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How to Know If You’re Ready for a Joint Account With Your Significant Other

In this article

  1. Pros and cons of opening a joint bank account online
  2. When is right to keep separate accounts?
  3. Opening both a joint bank account online and a separate account
  4. Making the final decision on opening a joint bank account online
  5. Decide on joint bank accounts bank together
  6. Joint bank account FAQs

Are you thinking about merging finances with your significant other? Opening a joint bank account could be for you, so, grab a cup of coffee or a glass of wine, and let's talk money!

Chime Team • May 2, 2023

When you and your significant other are in a stable partnership, it’s common to start sharing the financial load, especially if you’ve moved in together. This could mean splitting dinner bills, movie tickets, or household expenses like utilities. But does that mean you should open an online banking joint checking account?

While it can make managing finances easier, and it’s a sign of commitment, opening a joint bank account is a decision that shouldn’t be taken lightly. Take a deep breath, sit down with your partner, and have a conversation about your finances before you take the plunge!

If you and your partner decide to take this step, opening a joint account at an online bank is easier than ever. Here are some pros and cons to get you started.

Pros and cons of opening a joint bank account online

Opening a joint bank account online for you and your significant other has pros and cons, and the best way to decide whether or not it’s a good decision is weighing out both of them.

Joint bank account benefits

The most significant benefit of opening a joint bank account is the avoided hassle of sending money back and forth from your personal bank accounts to pay bills and make purchases. Starting an online banking joint checking account has other advantages that can help you make wiser financial decisions, especially if you’re legally married.

These advantages include:

  • Managing bills is easier, especially for couples that live together.
  • It separates personal finances from joint finances.
  • It simplifies budgeting since you can contribute only what you need for specific expenses or financial goals.
  • It can help you meet minimum balance requirements to avoid fees and get better interest rates on savings accounts.
  • Financial goals as a couple become easier to define and manage.

Joint online bank account drawbacks

Just as joint bank accounts have many benefits, they also have potential disadvantages that could hinder your financial independence. The drawbacks are worse for unmarried couples who are considering signing up for a joint account at an online bank:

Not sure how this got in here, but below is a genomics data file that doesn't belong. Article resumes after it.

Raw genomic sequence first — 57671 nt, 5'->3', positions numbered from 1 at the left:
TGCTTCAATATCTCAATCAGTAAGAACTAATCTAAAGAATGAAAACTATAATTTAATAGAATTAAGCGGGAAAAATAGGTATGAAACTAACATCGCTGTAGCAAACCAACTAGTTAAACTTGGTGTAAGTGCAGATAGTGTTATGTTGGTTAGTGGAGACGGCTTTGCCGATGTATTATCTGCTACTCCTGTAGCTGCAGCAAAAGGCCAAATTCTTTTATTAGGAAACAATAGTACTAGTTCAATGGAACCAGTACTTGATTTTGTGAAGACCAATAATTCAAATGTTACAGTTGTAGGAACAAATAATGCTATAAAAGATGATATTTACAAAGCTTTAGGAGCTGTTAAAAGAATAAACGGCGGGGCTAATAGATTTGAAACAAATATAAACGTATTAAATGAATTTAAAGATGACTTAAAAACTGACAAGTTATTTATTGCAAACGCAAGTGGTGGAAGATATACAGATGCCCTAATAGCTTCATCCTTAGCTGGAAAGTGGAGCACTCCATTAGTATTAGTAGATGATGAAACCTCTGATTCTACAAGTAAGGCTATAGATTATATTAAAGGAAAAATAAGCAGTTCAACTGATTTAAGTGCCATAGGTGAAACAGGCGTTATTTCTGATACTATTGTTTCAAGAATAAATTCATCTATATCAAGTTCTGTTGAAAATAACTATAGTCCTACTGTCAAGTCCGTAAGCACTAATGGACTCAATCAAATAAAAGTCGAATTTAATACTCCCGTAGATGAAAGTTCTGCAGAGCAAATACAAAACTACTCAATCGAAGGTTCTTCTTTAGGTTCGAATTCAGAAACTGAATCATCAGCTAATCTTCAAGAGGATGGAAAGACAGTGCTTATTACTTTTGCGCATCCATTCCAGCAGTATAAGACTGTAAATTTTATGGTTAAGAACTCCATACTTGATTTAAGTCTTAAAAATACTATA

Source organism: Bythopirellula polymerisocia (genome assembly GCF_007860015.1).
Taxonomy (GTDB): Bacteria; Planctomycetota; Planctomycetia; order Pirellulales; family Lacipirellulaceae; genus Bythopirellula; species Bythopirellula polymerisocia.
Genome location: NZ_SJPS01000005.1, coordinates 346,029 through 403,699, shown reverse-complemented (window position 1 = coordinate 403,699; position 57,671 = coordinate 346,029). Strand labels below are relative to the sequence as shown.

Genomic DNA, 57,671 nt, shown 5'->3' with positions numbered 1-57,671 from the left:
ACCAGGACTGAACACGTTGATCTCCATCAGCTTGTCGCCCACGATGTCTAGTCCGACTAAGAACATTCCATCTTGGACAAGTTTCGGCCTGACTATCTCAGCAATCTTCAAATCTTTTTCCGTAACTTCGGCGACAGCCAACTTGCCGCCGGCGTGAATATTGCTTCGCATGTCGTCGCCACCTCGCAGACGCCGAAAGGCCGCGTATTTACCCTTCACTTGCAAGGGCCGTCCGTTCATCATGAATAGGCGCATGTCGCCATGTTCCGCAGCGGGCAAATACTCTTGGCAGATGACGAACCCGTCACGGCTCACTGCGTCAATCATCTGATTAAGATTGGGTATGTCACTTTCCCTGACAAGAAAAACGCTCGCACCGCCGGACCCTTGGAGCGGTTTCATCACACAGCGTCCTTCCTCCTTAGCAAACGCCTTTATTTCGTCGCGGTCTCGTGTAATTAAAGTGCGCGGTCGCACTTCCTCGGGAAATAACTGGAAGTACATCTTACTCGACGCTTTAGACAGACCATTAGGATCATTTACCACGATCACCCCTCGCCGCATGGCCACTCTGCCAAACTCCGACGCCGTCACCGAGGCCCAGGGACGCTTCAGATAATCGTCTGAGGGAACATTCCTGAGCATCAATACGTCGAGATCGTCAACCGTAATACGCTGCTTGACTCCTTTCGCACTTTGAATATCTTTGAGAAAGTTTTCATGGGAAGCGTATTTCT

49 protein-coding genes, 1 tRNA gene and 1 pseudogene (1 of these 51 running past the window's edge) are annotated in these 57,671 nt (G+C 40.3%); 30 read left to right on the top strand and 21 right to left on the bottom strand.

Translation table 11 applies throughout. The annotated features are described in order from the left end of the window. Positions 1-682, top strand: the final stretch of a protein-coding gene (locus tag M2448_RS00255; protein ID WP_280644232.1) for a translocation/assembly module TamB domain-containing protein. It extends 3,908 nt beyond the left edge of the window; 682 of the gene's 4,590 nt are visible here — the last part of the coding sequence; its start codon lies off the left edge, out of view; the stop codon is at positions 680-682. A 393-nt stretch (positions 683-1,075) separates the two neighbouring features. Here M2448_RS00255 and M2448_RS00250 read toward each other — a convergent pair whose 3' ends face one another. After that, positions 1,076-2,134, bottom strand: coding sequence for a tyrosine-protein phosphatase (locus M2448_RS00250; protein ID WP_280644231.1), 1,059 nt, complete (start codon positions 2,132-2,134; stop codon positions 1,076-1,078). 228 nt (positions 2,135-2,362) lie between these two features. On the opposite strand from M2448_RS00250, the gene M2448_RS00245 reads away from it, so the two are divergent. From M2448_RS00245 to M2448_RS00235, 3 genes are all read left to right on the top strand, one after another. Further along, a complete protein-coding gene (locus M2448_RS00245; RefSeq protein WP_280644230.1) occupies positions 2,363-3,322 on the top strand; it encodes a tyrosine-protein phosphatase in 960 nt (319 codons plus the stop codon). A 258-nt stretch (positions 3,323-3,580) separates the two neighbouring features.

• Separating funds in the joint account is difficult if you break up or divorce.
  • One partner could be liable for debts the other partner acquired through the joint account.
  • It might encourage reckless spending and financial abuse.
  • Any partner may withdraw funds from the account without the other one knowing or authorizing it.

When is right to keep separate accounts?

It’s up to you and your partner to keep your bank accounts separate or join forces. Some folks swear by having their own accounts, especially if they’ve had some problems in the past with joint finances.

In fact, about 50% of adult couples in the U.S. keep separate banking accounts from their spouse or partner.1

Deciding to go joint or not is all about being ready, compatible, and finding the right banking options for both of you.

Opening both a joint bank account online and a separate account

The best thing about deciding whether to keep joint or separate accounts is that you don’t need to choose one over the other. You can have both – if your significant other agrees.

If you and your partner trust each other’s financial habits, keeping both types of accounts may be the best choice. However, if you frequently disagree on how to spend or manage your money, it may be best to keep that money separate.

“If your views on saving and spending are too divergent, it may be best to maintain separate accounts so spending doesn’t become a strain on the relationship,” says Gina Grippo-Martinez, a wealth advisor at ALINE Wealth.